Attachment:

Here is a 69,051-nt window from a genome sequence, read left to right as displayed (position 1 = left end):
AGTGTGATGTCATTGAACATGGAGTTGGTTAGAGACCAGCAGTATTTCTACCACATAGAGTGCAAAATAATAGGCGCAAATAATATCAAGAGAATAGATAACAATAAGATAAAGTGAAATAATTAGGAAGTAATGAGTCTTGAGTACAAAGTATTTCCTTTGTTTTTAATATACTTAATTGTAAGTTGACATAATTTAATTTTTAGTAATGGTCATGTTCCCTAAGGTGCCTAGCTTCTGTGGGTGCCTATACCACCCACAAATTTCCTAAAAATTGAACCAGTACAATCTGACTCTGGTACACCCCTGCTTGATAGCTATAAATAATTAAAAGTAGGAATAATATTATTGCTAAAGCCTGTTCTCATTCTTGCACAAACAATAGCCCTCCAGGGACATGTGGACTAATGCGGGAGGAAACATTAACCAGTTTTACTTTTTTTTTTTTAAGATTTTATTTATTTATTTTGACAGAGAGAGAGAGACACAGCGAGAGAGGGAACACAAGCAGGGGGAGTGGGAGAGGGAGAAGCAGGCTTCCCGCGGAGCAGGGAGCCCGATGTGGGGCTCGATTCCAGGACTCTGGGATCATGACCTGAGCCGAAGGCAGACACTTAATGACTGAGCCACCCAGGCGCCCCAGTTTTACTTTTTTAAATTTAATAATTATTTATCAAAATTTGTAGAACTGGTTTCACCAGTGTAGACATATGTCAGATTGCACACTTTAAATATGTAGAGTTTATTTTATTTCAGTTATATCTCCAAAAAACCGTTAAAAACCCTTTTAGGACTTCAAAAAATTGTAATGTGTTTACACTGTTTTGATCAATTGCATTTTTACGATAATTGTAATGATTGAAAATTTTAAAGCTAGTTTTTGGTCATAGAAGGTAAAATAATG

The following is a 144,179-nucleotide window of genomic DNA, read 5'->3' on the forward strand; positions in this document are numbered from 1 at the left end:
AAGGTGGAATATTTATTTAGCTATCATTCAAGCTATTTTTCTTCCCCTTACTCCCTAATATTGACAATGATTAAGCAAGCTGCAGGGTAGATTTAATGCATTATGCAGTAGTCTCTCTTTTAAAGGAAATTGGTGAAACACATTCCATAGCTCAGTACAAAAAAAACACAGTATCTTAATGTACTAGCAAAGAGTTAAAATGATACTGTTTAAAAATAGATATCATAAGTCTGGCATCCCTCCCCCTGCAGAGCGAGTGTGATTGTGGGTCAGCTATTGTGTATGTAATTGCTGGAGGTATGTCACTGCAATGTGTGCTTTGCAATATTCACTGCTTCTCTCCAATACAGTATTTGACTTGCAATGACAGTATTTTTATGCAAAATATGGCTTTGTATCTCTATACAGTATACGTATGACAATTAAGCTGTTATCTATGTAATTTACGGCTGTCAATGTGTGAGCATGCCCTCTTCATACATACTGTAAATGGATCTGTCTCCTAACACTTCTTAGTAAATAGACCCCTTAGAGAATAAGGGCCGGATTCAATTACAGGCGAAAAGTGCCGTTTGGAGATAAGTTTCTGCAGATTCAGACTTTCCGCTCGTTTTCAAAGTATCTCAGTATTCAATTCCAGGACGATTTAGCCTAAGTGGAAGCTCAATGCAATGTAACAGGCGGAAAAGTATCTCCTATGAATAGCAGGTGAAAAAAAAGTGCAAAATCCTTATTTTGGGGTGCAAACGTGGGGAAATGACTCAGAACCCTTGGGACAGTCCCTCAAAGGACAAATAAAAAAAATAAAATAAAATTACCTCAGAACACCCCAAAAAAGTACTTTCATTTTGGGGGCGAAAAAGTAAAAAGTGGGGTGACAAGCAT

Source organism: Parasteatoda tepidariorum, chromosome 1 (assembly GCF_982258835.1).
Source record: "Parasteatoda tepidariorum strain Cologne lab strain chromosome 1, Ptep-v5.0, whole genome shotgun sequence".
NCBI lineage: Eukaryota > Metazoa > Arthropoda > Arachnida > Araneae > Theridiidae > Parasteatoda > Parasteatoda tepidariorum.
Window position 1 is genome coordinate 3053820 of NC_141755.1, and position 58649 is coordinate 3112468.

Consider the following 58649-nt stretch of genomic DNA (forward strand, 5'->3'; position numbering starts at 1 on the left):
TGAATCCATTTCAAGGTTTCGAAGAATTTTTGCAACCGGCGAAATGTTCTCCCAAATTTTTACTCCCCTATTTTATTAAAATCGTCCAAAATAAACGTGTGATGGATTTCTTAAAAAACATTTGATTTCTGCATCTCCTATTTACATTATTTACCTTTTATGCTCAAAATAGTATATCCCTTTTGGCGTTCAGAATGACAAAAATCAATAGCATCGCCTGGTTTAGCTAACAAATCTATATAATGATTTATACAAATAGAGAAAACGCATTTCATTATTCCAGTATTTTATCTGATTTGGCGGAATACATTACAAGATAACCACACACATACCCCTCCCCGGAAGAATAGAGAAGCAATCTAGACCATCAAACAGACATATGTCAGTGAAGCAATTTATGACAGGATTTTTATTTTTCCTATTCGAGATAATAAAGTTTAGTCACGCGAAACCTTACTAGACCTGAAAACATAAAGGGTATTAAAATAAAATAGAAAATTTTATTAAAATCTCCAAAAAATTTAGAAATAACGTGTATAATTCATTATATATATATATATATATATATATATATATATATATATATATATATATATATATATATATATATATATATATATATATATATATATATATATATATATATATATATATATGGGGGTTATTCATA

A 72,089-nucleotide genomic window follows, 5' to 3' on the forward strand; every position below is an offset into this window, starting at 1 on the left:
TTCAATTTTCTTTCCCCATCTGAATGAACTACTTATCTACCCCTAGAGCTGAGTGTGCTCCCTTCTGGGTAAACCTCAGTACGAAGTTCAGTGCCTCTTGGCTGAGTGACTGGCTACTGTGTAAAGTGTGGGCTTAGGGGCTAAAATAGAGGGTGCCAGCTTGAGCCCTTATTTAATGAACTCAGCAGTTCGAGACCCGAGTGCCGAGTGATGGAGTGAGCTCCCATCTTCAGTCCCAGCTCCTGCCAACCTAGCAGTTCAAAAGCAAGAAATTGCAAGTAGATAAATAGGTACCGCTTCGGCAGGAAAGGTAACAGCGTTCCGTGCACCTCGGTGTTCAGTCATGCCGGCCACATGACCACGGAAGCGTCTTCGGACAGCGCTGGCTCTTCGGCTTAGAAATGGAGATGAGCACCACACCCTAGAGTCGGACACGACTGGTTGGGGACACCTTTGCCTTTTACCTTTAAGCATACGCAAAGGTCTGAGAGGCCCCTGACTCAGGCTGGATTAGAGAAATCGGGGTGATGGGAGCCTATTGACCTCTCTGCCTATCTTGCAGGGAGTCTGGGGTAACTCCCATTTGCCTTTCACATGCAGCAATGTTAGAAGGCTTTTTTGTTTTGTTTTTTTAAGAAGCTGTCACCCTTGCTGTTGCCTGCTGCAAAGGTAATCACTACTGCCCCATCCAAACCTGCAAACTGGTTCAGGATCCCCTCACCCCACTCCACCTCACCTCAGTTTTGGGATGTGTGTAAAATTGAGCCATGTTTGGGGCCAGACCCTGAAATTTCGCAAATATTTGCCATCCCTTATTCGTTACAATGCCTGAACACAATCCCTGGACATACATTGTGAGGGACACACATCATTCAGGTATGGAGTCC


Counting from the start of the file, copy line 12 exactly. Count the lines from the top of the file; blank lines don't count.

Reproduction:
TTCAATTTTCTTTCCCCATCTGAATGAACTACTTATCTACCCCTAGAGCTGAGTGTGCTCCCTTCTGGGTAAACCTCAGTACGAAGTTCAGTGCCTCTTGGCTGAGTGACTGGCTACTGTGTAAAGTGTGGGCTTAGGGGCTAAAATAGAGGGTGCCAGCTTGAGCCCTTATTTAATGAACTCAGCAGTTCGAGACCCGAGTGCCGAGTGATGGAGTGAGCTCCCATCTTCAGTCCCAGCTCCTGCCAACCTAGCAGTTCAAAAGCAAGAAATTGCAAGTAGATAAATAGGTACCGCTTCGGCAGGAAAGGTAACAGCGTTCCGTGCACCTCGGTGTTCAGTCATGCCGGCCACATGACCACGGAAGCGTCTTCGGACAGCGCTGGCTCTTCGGCTTAGAAATGGAGATGAGCACCACACCCTAGAGTCGGACACGACTGGTTGGGGACACCTTTGCCTTTTACCTTTAAGCATACGCAAAGGTCTGAGAGGCCCCTGACTCAGGCTGGATTAGAGAAATCGGGGTGATGGGAGCCTATTGACCTCTCTGCCTATCTTGCAGGGAGTCTGGGGTAACTCCCATTTGCCTTTCACATGCAGCAATGTTAGAAGGCTTTTTTGTTTTGTTTTTTTAAGAAGCTGTCACCCTTGCTGTTGCCTGCTGCAAAGGTAATCACTACTGCCCCATCCAAACCTGCAAACTGGTTCAGGATCCCCTCACCCCACTCCACCTCACCTCAGTTTTGGGATGTGTGTAAAATTGAGCCATGTTTGGGGCCAGACCCTGAAATTTCGCAAATATTTGCCATCCCTTATTCGTTACAATGCCTGAACACAATCCCTGGACATACATTGTGAGGGACACACATCATTCAGGTATGGAGTCC